The primary goal of either solution is to fortify the bank toe and not allow any continued migration (movement) of the toe towards the residential homes. Costello worked in association with ERDC to evaluate the remaining two design alternatives. The Palisade system is a lower-cost project, but there was a concern that due to the tight radius of this specific bend in the river, implementation of this method may induce erosion at other locations along the streambank. The LPSTP protection is a continuous, direct stabilization method that solidifies the protection at the toe of the riverbank, preventing the continued migration of the toe into the developed areas. A particular feature of the LPSTP is the peak stone which allows for “self-healing” as the river erodes at the base of the stone and permits the stone to launch, or fall, into the river, armoring the newly eroded area.
After extensive coordination and discussion between Costello, USACE, ERDC, NRCS, Fort Bend County, and MUD 140 Board of Directors, the LPSTP alternative was chosen for final design and construction for the MUD 140 site. There are no prior LPSTP projects that have been constructed within the Lower Brazos River. Additionally, the implementation of the peak stone design magnitude in size is unprecedented in the Lower Brazos River. The total stabilization limits were 3,125-linear feet and resulted in a total of 68,800 tons of 18-inch rip-rap.
ERDC’s Brazos River Flood Risk Management Study was released in March 2020 and identified 13 specific sites for future streambank stabilization projects along the Brazos River (see sidebar and figure). The River’s Edge Bend Streambank Protection Project is the only one of these sites designed to date, with construction completed in March 2021. The results of this project will serve as an example and pilot project, proving a concept that is untested under the conditions which exist in the Lower Brazos River for the development, design, and implementation of the additional future erosion protection measures identified. Fort Bend County Drainage District was highly involved in the development, design, and construction processes and is incorporating lessons learned into their overall plan for the County.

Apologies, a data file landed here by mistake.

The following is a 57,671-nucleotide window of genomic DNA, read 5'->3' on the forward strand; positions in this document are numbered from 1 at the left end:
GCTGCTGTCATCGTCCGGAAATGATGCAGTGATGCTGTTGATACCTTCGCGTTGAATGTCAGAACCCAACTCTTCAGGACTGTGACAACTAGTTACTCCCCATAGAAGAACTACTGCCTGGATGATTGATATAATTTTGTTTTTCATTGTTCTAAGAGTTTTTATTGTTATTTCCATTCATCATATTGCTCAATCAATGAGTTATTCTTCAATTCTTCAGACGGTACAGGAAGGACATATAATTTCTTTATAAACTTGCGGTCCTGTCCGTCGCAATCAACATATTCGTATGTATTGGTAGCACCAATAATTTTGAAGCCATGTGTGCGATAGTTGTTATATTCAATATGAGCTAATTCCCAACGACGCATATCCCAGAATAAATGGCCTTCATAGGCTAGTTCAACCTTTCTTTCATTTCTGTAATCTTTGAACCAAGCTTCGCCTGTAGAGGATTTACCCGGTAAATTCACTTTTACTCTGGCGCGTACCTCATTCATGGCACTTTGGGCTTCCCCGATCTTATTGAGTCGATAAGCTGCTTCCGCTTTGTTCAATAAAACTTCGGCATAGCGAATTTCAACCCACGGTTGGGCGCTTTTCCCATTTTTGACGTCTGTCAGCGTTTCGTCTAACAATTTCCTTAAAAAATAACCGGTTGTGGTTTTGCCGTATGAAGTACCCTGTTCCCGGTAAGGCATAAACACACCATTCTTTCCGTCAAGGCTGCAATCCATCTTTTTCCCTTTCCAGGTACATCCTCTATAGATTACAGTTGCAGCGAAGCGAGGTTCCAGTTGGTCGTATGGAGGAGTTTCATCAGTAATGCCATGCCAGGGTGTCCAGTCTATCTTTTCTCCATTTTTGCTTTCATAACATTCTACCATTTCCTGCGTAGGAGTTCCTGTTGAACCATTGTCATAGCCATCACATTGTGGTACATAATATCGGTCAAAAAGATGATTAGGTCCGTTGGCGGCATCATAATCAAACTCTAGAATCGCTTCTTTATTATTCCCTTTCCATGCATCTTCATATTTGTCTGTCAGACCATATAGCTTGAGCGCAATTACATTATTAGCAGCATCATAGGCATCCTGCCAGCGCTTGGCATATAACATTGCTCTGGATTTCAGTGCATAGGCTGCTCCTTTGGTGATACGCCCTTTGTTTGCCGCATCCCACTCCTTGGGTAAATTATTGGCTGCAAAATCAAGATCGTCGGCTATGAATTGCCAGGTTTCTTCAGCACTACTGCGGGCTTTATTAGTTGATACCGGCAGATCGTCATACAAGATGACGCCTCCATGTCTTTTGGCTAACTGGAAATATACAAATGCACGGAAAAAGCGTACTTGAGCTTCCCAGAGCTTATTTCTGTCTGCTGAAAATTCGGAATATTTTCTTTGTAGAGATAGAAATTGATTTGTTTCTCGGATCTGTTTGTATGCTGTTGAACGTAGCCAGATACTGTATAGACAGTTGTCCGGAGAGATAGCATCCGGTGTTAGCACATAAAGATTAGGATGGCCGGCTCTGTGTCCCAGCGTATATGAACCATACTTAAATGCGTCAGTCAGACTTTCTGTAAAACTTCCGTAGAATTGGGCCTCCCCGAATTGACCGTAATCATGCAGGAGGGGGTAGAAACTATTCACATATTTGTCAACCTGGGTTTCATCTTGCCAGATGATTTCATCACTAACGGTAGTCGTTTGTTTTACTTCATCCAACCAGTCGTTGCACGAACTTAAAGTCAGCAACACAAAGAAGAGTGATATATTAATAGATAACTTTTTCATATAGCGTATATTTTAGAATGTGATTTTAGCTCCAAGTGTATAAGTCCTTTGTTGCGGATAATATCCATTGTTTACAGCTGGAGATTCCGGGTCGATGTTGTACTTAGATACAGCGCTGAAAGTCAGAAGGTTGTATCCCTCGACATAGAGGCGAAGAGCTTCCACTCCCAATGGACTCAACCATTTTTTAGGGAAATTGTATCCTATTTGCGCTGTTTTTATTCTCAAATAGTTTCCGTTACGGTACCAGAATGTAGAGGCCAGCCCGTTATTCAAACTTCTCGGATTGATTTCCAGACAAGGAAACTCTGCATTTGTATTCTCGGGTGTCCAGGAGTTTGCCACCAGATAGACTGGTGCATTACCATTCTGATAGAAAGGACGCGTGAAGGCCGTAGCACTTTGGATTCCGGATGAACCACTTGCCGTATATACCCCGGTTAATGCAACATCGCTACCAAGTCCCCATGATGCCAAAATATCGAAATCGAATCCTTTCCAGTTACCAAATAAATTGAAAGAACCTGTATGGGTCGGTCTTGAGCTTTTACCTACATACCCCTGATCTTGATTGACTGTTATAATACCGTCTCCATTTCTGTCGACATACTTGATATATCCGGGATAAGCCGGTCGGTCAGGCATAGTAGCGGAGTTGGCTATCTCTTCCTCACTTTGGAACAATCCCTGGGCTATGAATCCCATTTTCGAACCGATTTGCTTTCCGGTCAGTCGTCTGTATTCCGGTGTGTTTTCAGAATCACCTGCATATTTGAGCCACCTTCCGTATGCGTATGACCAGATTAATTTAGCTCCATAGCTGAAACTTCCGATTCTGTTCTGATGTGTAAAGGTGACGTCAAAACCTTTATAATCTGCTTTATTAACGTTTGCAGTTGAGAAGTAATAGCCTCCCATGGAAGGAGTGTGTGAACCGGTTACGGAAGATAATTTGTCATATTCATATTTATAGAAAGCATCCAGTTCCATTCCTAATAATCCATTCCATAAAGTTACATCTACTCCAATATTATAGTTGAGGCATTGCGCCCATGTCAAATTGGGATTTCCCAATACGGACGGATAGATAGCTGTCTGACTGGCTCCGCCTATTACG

The ERDC staff provided expertise based on their experiences with other rivers in the United States with similar flow and soil conditions. The engineer’s probable cost estimate for the LPSTP of $8.18MM, which was within the award grant amount of $8.95MM.
The project bid price was $6.72MM, and the estimated construction timeframe was six months. As of March 9, 2021, the project was fully completed under the construction deadline and below the projected grant award amount.
Upon completion of the stabilization measures, spring rains kept the Brazos River at mid to top of bank flood levels for an extended time (March 2021 to July 2021) which are the conditions that loss of toe and bank erosion would occur. The flooding covered the main portion of the peak stone, not allowing for visual inspection during the high-water event. Upon the water receding, Costello performed an inspection to assess the functionality of the system. The main portion of the peak stone was as constructed. No lateral toe erosion was experienced, and silt was already deposited on the rip-rap, which is the first step toward full-bank re-establishment for vegetation and resiliency.
Preventing further migrations of the streambank provides extensive protection to existing residential structures along the bank protecting the residents and their investments. Unmitigated, the bank would have eroded into the homes and onto roads within MUD 140, impacting individual property owners and the water and sewer infrastructure for the district.